It’s definitely a great show, and if you can get tickets I would recommend it to you if you’re looking for a Broadway show to see. That being said I think it’s a show that you can also wait and see as a touring production if you’re like me and weigh out which shows are best seen on Broadway versus those which will be fine as a touring production. There’s not really anything in this production that can’t be recreated well enough on a tour, and especially now that you’re not really going to see the original Broadway cast if that’s something you’re into there’s no reason that the touring actors aren’t just as good as who you would be seeing on Broadway.

Valerie June with the BSO

As I have mentioned previously the Baltimore Symphony Orchestra has been doing a series of concerts called BSO Pulse where they collaborate with an indie rock artist. They are now in their third season. This was the third of the four concerts, but the first one I have made it to this year.

As usual they start off with the BSO playing a classical piece. This time it was Tchaikovsky’s Souvenir de Florence for string orchestra. It was an excellent piece, and I very much enjoyed it.

Valerie June is a very interesting person. I don’t even really know how to describe her. She’s definitely living in her own little world. She seems like one of those dreamers that just sort of floats through life. She’s from outside Memphis originally and has a deep accent that gives her voice a fascinating quality. She is a wonderful story teller, which she did a lot of between songs. I always love that in a concert. Wikipedia describes her music as a mixture of folk, blues, gospel, soul, country, Appalachian and bluegrass, which seems about right.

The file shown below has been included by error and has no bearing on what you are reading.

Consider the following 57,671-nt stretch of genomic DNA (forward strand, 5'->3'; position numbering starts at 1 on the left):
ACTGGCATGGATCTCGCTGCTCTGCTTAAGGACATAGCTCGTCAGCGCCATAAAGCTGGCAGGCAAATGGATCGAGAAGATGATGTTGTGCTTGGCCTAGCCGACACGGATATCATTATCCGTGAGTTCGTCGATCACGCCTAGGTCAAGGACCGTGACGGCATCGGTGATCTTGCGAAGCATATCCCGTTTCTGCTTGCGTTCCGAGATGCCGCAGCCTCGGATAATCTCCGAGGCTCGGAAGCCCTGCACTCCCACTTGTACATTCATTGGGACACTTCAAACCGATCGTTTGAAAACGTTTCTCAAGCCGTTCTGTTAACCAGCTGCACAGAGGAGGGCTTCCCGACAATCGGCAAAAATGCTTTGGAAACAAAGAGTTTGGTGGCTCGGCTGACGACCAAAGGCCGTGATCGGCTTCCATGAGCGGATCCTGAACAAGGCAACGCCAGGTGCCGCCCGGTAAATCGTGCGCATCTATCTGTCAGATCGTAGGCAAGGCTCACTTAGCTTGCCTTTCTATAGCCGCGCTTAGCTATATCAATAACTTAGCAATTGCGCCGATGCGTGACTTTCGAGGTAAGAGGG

She is definitely one of those artists whose music is not easy, but sometimes putting a little work into listening to music pays off. She was not someone who I liked that much when I first heard her, but the more I have listened the more I’ve connected with it. I do get that she’s not for everyone though, and I don’t judge anyone who don’t care for it.

As always the final three songs were a collaboration between the BSO and the artist. For the other concerts I’ve been to in the series Nicholas Hersh, Associate Conductor, has written the arrangements for whatever songs the BSO is going to be playing with the artist. For whatever reason these were written by someone else. I don’t know if whoever wrote the arrangements for Valerie June is someone whose work I like better or Valerie June’s music is just especially great backed by a symphony, but this was probably my favorite collaboration that I’ve seen so far.

I know they had a three year grant for this series, which should end this year. I am hopeful that they’ll continue doing these concerts even after the grant ends because I love these concerts.

March in New York

My husband had to go to New York for work this week, so I decided to go up with him for a couple of days to take advantage of the free hotel room and use up some vacation time. We headed up to New York on Monday morning and get in around lunch time. Normally when I’m in New York I’m staying in Mid-town or the Upper West Side, but this time we were staying near my husband’s office in lower Manhattan. It’s an area of the city I’m not very familiar with and it made me feel all discombobulated. Having a GPS was only so useful as every time I came out of a subway I wasn’t sure which way to walk and I chose wrong literally every time. Also the my GPS kept losing signal with the tall close together buildings. Wayfinding when I’m not a grid is not my strong suit.